"He told me all I have to do is touch your heart with this magic spear and we'll be together forever."
Mario, clearly never having seen Blood Diamond, kills every single one of them, flashes a peace sign and cheekily entombs their eternal spirits beneath a pile of rubble.
"Donut Land" is just making him focus more on the sex.
Granted, the Koopa Kids do return in New Super Mario Bros. Wii ... 16 years later. That's more than enough time for Bowser, insane with grief, to have raised seven more kids and given them all the same names in a desperate attempt to correct the mistakes of the past.
Step one of which is to put them in the exact same situation.
Samus Murders Countless Alien Families in Super Metroid
Super Metroid stars Samus Aran, an intergalactic bounty hunter spelunking into the consistently horrible Planet Zebes to recover an infant Metroid from the evil Space Pirates, as one does. The powerful baby alien decides Samus is its mother, and that relationship defines most of the game. So, given that all of Super Metroid's bosses are freaky alien horrors standing between Samus and an endangered infant, how tragic can any of them really be?
Let's take a closer look. One of the first bosses is Kraid, a fat lizard with belly fingers:
You know, because it's from space.
Samus battles this feeble boss at the end of a hallway, pretty much annihilating it without a second thought. To be fair, Samus is on her way to rescue an innocent infant creature; she can't be bothered with every single little detail.
And if we're being honest, we also would've shot this thing immediately.
But when she proceeds to the next room, she encounters an enraged, two-screen-tall behemoth Kraid. What Samus killed before was, in all likelihood, its child. Its "rage" is a product of bewildered, desperate mourning, and it is absolutely justified.
So really, Samus should be firing a grief counselor out of that gun.
Samus kills it anyway, without batting an eyelash. Of course, that might not mean anything, right? Bosses look like giant versions of smaller enemies all the time. It's just a rule of video games. However, something bizarre happens later on in Samus' journey when she reaches the crustacean boss, Draygon: Just before the fight, five little Draygon babies randomly swim by. They aren't enemies. Samus can't even shoot them.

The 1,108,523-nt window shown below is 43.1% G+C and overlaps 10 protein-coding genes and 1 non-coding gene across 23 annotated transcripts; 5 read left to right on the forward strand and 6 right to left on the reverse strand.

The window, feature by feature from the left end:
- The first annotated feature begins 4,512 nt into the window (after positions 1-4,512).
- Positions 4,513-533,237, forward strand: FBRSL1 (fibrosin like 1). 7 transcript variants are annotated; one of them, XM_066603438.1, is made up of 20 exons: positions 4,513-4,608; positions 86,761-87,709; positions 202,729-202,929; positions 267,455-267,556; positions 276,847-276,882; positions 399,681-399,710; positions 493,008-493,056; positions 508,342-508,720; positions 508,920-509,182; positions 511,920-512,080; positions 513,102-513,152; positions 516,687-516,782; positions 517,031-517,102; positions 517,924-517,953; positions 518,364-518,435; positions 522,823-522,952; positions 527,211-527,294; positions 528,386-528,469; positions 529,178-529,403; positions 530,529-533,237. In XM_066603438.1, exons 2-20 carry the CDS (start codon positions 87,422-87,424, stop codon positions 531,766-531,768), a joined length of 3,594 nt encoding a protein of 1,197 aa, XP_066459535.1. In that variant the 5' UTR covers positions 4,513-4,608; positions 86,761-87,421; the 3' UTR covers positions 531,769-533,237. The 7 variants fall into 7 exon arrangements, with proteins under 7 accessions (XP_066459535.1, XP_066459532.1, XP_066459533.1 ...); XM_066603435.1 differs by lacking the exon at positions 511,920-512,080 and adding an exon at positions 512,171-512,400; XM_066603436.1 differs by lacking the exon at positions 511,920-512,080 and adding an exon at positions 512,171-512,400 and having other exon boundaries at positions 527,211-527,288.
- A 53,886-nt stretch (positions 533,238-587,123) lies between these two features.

Something in Metroid that can't be shot? Balderdash!
Once they've finished passing by, big Draygon swoops in and attacks, locking Samus into a brutal struggle that ends with her electrocuting it (and nearly herself) to death. Its smoking carcass collapses to the ground, one more gruesome enemy felled in Samus' quest to free the alien child that calls her "mother." However, once the dead Draygon starts sinking into the sand, the babies suddenly return to bury their murdered parent in front of you.
"No need to waste your bullets on us -- we will all surely die of starvation, since we are mere babies."
In her singular pursuit, Samus has orphaned five creatures and forced a sixth to suffer the agony of outliving its child before releasing it from bottomless despair with the cruel mercy of a laser cannon.
Finally she makes it to the infant Metroid, rescuing it from the evil Mother Brain (whose name suggests that it too has a family somewhere that depends on it). But Super Metroid is not without irony, and Mother Brain, presumably having paid much closer attention to the little details than Samus, gives her a taste of her own medicine and kills the Metroid as it gives Samus a life-saving hug.
Right up the ol' alien butthole.
By the end of Super Metroid, Samus has destroyed several alien families to rescue some space infant that isn't even hers, only to watch it die in her arms. However, unlike the other video game heroes discussed in this article, we feel that Samus learns a powerful lesson from the consequences of her callous adventuring that resonates deep within to her very core, which she demonstrates by nuking the entire goddamn planet.
Nothing keeps the blues at bay like genocide.
For more on how you're totally misunderstanding video games, check out 12 Great Video Games With Ridiculous Premises. Or learn about 8 Creepy Video Game Urban Legends (That Happen to Be True).
If you're pressed for time and just looking for a quick fix, then check out Why Hogwarts Was All in Harry's Head: A Conspiracy Theory.
And stop by LinkSTORM to discover why you should hate everyone that uses Link in Super Smash Bros.